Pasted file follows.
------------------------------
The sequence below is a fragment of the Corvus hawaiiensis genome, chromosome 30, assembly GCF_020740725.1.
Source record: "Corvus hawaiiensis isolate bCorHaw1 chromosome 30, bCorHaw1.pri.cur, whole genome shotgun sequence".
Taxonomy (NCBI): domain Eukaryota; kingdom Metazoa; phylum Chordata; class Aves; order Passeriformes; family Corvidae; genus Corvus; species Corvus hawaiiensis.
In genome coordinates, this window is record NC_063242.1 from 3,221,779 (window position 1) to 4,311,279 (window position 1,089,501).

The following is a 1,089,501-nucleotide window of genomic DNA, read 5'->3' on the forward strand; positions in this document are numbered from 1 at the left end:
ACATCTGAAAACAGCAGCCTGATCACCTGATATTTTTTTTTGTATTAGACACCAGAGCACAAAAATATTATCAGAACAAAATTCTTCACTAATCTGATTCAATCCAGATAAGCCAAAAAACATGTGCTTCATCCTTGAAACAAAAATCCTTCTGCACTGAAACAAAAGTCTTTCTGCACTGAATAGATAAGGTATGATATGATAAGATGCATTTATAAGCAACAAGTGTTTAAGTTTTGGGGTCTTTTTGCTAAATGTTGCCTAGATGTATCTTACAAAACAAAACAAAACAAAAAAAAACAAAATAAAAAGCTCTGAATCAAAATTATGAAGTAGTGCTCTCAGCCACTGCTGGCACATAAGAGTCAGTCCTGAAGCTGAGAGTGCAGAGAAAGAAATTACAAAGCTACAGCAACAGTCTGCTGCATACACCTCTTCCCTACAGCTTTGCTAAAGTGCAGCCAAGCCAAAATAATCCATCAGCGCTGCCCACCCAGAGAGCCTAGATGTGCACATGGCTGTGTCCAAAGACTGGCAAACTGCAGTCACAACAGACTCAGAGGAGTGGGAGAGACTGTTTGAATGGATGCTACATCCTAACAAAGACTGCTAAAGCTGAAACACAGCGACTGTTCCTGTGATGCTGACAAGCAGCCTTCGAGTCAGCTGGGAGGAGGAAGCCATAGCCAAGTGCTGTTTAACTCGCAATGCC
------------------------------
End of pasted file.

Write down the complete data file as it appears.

The sequence below is a fragment of the Corvus hawaiiensis genome, chromosome 30, assembly GCF_020740725.1.
Source record: "Corvus hawaiiensis isolate bCorHaw1 chromosome 30, bCorHaw1.pri.cur, whole genome shotgun sequence".
Taxonomy (NCBI): domain Eukaryota; kingdom Metazoa; phylum Chordata; class Aves; order Passeriformes; family Corvidae; genus Corvus; species Corvus hawaiiensis.
In genome coordinates, this window is record NC_063242.1 from 3,221,779 (window position 1) to 4,311,279 (window position 1,089,501).

The following is a 1,089,501-nucleotide window of genomic DNA, read 5'->3' on the forward strand; positions in this document are numbered from 1 at the left end:
ACATCTGAAAACAGCAGCCTGATCACCTGATATTTTTTTTTGTATTAGACACCAGAGCACAAAAATATTATCAGAACAAAATTCTTCACTAATCTGATTCAATCCAGATAAGCCAAAAAACATGTGCTTCATCCTTGAAACAAAAATCCTTCTGCACTGAAACAAAAGTCTTTCTGCACTGAATAGATAAGGTATGATATGATAAGATGCATTTATAAGCAACAAGTGTTTAAGTTTTGGGGTCTTTTTGCTAAATGTTGCCTAGATGTATCTTACAAAACAAAACAAAACAAAAAAAAACAAAATAAAAAGCTCTGAATCAAAATTATGAAGTAGTGCTCTCAGCCACTGCTGGCACATAAGAGTCAGTCCTGAAGCTGAGAGTGCAGAGAAAGAAATTACAAAGCTACAGCAACAGTCTGCTGCATACACCTCTTCCCTACAGCTTTGCTAAAGTGCAGCCAAGCCAAAATAATCCATCAGCGCTGCCCACCCAGAGAGCCTAGATGTGCACATGGCTGTGTCCAAAGACTGGCAAACTGCAGTCACAACAGACTCAGAGGAGTGGGAGAGACTGTTTGAATGGATGCTACATCCTAACAAAGACTGCTAAAGCTGAAACACAGCGACTGTTCCTGTGATGCTGACAAGCAGCCTTCGAGTCAGCTGGGAGGAGGAAGCCATAGCCAAGTGCTGTTTAACTCGCAATGCC